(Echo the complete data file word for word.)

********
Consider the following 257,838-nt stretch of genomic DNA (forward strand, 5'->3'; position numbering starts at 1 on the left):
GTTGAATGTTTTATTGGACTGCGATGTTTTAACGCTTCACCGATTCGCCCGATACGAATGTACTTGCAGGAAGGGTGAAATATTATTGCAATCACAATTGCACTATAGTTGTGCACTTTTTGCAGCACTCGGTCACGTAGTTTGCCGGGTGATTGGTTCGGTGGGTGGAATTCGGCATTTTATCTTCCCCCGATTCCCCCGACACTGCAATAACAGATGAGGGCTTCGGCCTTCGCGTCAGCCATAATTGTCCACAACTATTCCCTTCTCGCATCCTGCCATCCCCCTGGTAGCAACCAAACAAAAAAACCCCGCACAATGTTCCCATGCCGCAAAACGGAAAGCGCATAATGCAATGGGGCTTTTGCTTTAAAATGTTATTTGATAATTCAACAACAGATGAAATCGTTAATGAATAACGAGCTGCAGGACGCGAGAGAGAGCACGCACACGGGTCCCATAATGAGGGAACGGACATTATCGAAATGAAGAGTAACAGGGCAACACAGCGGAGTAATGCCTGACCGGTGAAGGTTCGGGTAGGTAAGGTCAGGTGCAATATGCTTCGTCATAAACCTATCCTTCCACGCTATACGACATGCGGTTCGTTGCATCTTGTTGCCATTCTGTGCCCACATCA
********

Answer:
Consider the following 257,838-nt stretch of genomic DNA (forward strand, 5'->3'; position numbering starts at 1 on the left):
GTTGAATGTTTTATTGGACTGCGATGTTTTAACGCTTCACCGATTCGCCCGATACGAATGTACTTGCAGGAAGGGTGAAATATTATTGCAATCACAATTGCACTATAGTTGTGCACTTTTTGCAGCACTCGGTCACGTAGTTTGCCGGGTGATTGGTTCGGTGGGTGGAATTCGGCATTTTATCTTCCCCCGATTCCCCCGACACTGCAATAACAGATGAGGGCTTCGGCCTTCGCGTCAGCCATAATTGTCCACAACTATTCCCTTCTCGCATCCTGCCATCCCCCTGGTAGCAACCAAACAAAAAAACCCCGCACAATGTTCCCATGCCGCAAAACGGAAAGCGCATAATGCAATGGGGCTTTTGCTTTAAAATGTTATTTGATAATTCAACAACAGATGAAATCGTTAATGAATAACGAGCTGCAGGACGCGAGAGAGAGCACGCACACGGGTCCCATAATGAGGGAACGGACATTATCGAAATGAAGAGTAACAGGGCAACACAGCGGAGTAATGCCTGACCGGTGAAGGTTCGGGTAGGTAAGGTCAGGTGCAATATGCTTCGTCATAAACCTATCCTTCCACGCTATACGACATGCGGTTCGTTGCATCTTGTTGCCATTCTGTGCCCACATCA